By Nguyen Khanh Ha Doan
I didn’t know it was tax season until I received my tax slips email from Ryerson.
I’ve always known there are taxes. I learned in my business courses throughout high school that we all have to pay our taxes and I heard my parents talking about it and I think I know what taxes are for. But I’ve always heard people call it the “ultimate adult task,” and I’ve legally been an adult for approximately five months, which is to say that I am still trying to get my life together.
So when it came time to actually do taxes, I realized that I don’t actually know how.
I don’t think I’m the only one struggling with this. Looking at the BMO Nesbitt Burn Survey, 20 per cent of Canadians say they don’t know how to file taxes. We as students know that our essay is due next week but we may not know that the last day to file for our taxes is on April 30.
I was so confused the day I received my T2202A tax slip (some of you may be eligible for T4(A)) from Ryerson. My initial response was “what am I supposed to do with this?” I talked to a few of my friends and some of my relatives, but the answers I got in return were vague and only added to my confusion.
I panicked, obviously, because this is something I can’t screw up. It’s important not to have any errors when filing important documents like your taxes. I called my mom asking what I should do only to realize that she is not in Canada like me and she probably wouldn’t know what I am talking about. So, I spent one entire night, four hours straight, digging around the internet for information about tax returns and my eligibility. However, the internet is a dangerous and very confusing place.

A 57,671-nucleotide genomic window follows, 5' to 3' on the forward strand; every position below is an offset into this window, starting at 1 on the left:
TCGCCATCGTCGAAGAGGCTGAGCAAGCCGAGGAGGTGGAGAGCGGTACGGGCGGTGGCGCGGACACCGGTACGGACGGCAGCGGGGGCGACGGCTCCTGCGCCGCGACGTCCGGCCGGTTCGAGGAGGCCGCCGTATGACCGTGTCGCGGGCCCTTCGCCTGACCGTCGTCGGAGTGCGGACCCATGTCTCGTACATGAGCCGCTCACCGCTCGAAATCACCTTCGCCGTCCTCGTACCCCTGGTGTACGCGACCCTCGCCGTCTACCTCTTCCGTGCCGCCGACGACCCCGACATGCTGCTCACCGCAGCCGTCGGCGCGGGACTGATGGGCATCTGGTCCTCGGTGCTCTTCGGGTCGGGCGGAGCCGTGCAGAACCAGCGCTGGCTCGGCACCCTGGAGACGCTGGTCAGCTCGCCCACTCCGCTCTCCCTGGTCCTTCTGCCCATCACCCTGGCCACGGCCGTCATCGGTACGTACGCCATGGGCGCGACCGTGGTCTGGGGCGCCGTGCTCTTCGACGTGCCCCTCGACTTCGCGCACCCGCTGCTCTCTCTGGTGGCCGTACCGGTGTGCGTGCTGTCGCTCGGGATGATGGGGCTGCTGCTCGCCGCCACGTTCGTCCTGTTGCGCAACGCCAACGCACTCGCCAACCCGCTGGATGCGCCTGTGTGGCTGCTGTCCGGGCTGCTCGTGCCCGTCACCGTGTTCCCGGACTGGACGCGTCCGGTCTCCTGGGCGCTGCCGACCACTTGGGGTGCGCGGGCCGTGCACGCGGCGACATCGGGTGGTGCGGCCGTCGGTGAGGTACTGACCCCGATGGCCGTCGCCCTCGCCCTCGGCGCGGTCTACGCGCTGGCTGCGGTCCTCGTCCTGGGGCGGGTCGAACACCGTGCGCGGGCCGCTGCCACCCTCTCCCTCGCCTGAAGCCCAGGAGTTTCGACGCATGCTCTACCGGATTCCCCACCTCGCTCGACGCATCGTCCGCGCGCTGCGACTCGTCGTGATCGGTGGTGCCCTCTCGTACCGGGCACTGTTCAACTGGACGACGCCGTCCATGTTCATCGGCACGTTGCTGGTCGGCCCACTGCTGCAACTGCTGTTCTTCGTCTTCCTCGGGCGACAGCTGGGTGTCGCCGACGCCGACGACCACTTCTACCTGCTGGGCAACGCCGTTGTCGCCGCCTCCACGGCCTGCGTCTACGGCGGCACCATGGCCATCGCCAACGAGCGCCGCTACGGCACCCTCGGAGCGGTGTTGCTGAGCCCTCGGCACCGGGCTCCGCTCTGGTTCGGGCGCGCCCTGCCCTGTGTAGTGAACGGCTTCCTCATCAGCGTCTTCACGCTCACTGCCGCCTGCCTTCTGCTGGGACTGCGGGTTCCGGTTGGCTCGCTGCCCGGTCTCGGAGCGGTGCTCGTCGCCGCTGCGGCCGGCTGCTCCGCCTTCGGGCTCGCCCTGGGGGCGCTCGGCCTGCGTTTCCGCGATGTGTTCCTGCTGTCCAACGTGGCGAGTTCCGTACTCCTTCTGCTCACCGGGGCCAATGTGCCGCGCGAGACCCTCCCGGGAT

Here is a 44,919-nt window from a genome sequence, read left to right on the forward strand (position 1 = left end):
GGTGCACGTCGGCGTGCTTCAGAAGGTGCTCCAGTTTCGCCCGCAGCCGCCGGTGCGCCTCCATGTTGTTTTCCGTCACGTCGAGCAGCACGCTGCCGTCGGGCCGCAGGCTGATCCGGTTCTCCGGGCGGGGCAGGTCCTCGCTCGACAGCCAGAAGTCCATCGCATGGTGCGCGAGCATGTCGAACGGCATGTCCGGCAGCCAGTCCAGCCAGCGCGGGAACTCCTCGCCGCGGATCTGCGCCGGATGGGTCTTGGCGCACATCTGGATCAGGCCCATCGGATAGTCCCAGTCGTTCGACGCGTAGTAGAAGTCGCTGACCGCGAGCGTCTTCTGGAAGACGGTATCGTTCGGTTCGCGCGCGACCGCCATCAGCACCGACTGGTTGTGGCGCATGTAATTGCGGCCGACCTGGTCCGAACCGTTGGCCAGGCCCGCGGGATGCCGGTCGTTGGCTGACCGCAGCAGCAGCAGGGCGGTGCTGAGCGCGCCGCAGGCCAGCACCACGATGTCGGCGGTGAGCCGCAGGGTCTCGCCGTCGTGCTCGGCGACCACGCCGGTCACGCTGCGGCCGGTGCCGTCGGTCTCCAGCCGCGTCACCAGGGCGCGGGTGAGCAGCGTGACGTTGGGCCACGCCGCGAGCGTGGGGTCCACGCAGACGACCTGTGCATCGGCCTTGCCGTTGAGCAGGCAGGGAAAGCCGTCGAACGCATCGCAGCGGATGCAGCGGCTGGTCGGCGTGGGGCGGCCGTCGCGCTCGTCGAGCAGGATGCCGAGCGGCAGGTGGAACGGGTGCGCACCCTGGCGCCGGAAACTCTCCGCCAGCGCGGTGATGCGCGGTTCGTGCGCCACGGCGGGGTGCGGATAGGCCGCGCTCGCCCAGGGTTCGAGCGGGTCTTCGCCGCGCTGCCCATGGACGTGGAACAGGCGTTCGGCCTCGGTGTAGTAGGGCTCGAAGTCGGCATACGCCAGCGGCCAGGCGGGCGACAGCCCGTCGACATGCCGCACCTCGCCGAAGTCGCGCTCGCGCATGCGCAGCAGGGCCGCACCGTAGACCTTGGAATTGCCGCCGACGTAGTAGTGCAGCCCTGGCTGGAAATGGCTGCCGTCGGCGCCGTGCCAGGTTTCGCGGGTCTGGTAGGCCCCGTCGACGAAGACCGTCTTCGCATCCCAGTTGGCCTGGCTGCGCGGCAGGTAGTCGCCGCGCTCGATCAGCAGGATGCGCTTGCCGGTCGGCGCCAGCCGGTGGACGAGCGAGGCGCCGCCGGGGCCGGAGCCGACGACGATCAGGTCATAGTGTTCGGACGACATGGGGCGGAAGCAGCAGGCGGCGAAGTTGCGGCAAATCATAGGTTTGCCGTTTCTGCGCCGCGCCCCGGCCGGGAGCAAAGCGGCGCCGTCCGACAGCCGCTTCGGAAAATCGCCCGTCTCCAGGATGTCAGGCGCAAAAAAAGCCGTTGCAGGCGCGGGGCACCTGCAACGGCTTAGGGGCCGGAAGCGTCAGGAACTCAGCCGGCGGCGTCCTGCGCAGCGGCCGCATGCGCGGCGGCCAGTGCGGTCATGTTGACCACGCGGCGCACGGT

When I searched “how to file tax return in Canada” the first page that appeared was the official page of the Canadian government. I believed it would be helpful, yet when I clicked into it, an overwhelming page filled with code numbers for tax forms and tax slips popped up. I decided to open another tab, asking more specific questions and ended up being overwhelmed with different sources of information.
So my gift to you, my fellow tax-panickers, after spending the entire night searching about taxes: I gathered up some quick tips I feel that would be helpful for local and international students alike.
1. Ask people who have filed their taxes before
This may seem like a piece of silly advice but in fact, those who did it before should be able to answer your questions about doing your taxes. They were once as confused as you and whatever questions you are having, chances that they already had those questions and they got answers. While some people would advise against seeking help from others, I encourage you to do so. The elders are the wiser.
2. Utilize the Canada.ca page
They have most of the information you’ll need to know and are very trustworthy. They have everything from your eligibility and what documents you need to prepare and the forms you need to fill out. In accordance, you may want to check out Ontario.ca website as they are more provincially specific and probably will be more detailed information.
3. Contact your university.
For those of you who want direct answers in a short period of time, most universities have resources to help. Ask Ryerson is available and has most of the answers regarding student taxes. International Students can also email or call ISS ([email protected]) for more specific questions.
4. Visit a free tax clinic
This is the one I encourage everyone to do because there will be people who are qualified to do your taxes for you and answer any of your questions, free of charge. Although Ryerson’s tax clinic is already fully booked, there are many around the city available specifically for students with a modest income. Check out this website to find your nearest clinic.
I hope these trustworthy methods can assist you during this tax season. Happy filing!